1, 1996.  A study on the feasibility of a health purchasing
alliance by the AG, the state Medicaid administrator, and the    

Insurance Commission would be required to be prepared by October
1, 1996.  The AG would be strongly encouraged to expand the cost-
effective use of private contractors and would be directed  to
perform a cost analysis such as the one used by the Council on
Competitive Government.

The bill would require the AG to produce a report on costs and
savings associated with the expansion of privatization of child
support enforcement by December 1, 1996.  The AG and DHS would be
required to develop and implement a plan to have child support
officers work with DHS eligibility workers.

The bill would also add several sections to the Insurance Code
and amend various provisions in the Family Code which are at
variance with federal regulations.

The Office of Attorney General has identified 77 Full Time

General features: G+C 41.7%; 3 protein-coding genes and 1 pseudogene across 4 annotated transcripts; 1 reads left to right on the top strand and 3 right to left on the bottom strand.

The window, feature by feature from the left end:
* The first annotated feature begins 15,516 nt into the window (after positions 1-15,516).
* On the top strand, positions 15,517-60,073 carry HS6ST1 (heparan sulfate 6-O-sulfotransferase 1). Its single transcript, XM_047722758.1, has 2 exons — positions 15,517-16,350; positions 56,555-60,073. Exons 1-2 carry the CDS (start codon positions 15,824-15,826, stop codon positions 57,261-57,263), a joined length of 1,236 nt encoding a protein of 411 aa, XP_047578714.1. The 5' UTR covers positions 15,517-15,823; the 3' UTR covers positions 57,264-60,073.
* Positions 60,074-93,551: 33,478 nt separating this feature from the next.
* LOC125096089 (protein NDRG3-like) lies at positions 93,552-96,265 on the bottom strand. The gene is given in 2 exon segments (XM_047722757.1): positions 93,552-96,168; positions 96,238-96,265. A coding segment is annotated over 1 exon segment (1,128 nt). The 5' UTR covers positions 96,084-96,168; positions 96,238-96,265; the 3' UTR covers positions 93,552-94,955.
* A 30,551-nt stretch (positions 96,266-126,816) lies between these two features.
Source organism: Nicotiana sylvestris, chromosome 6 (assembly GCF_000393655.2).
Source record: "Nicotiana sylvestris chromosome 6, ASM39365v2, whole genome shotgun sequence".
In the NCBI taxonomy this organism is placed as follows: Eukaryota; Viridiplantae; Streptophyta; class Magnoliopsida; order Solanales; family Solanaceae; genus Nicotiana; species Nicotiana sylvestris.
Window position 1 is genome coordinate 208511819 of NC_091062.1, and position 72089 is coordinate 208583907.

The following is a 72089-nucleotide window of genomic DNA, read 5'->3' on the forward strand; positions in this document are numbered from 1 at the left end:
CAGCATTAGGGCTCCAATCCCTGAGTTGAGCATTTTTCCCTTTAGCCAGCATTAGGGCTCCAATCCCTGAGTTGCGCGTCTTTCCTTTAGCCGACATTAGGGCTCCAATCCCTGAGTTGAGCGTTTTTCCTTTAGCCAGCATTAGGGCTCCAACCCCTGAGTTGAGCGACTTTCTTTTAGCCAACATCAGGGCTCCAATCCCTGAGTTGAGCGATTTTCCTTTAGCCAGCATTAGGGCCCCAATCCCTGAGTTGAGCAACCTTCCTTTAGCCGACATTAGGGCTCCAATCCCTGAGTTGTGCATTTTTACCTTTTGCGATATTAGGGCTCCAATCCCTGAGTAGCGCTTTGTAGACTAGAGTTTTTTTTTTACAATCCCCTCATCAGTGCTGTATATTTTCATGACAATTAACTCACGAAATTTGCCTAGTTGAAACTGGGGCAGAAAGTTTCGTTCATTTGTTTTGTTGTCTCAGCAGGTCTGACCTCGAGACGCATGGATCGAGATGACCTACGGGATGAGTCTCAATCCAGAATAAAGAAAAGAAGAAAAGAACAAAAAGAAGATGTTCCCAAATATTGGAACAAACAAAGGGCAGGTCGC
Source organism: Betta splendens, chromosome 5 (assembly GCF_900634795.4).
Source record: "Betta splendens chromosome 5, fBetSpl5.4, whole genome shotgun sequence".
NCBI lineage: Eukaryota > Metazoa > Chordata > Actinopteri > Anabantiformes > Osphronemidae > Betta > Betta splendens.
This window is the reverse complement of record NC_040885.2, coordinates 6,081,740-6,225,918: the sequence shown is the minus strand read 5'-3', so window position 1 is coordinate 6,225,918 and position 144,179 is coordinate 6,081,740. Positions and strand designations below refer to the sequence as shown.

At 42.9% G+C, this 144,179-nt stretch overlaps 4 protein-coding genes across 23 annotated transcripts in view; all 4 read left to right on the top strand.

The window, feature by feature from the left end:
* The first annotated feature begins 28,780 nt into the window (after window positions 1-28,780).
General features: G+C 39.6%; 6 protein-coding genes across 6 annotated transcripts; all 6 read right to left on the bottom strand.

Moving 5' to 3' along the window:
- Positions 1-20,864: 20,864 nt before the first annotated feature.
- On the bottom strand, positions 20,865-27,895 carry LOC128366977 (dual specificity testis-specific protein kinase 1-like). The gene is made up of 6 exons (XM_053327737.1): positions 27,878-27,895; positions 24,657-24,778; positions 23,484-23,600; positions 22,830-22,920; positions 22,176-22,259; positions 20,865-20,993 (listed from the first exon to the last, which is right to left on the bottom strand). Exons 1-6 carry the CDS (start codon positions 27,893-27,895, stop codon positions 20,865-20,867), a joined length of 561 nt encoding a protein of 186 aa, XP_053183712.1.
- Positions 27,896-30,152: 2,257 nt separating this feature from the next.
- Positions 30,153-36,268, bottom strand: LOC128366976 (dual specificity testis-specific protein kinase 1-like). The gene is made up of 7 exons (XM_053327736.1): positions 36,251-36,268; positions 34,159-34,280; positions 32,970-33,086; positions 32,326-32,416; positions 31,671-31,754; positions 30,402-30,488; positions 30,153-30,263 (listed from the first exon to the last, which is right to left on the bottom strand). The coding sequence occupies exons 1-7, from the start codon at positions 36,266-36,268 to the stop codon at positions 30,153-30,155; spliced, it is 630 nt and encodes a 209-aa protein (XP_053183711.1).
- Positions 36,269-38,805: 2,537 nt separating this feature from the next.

Equivalent Employees and a biennial cost of $6,699,656 to
implement the provisions of the bill.   The amounts indicated
below are based on Comptroller of Public Accounts estimates and
do not include Office of the Attorney General costs as a
requirement of implementation.

The probable fiscal implication of implementing the provisions of
the bill during each of the first  five years following passage
is estimated as follows:

            Fiscal   Probable Revenue   Probable Revenue   Probable Cost Out 
             Year   Gain to   General    Gain to  Child    of  Child Support 
                         Revenue        Support Retained       Retained      
                         Fund 001         Collections         Collections    
                                          Account 787         Account 787    
          1996              $4,100,000           $994,000             $48,000
          1997               4,600,000          3,288,000              96,000
          1998               5,000,000          3,388,000              96,000
          1999               5,500,000          3,588,000              96,000
          2000               6,100,000          3,788,000              96,000
       Similar annual fiscal implications would continue as long as the
provisions of the bill are in effect.

The fiscal implication to units of local government cannot be

Source:   Office of the Attorney General, Comptroller of Public
          LBB Staff: JK, JC, RR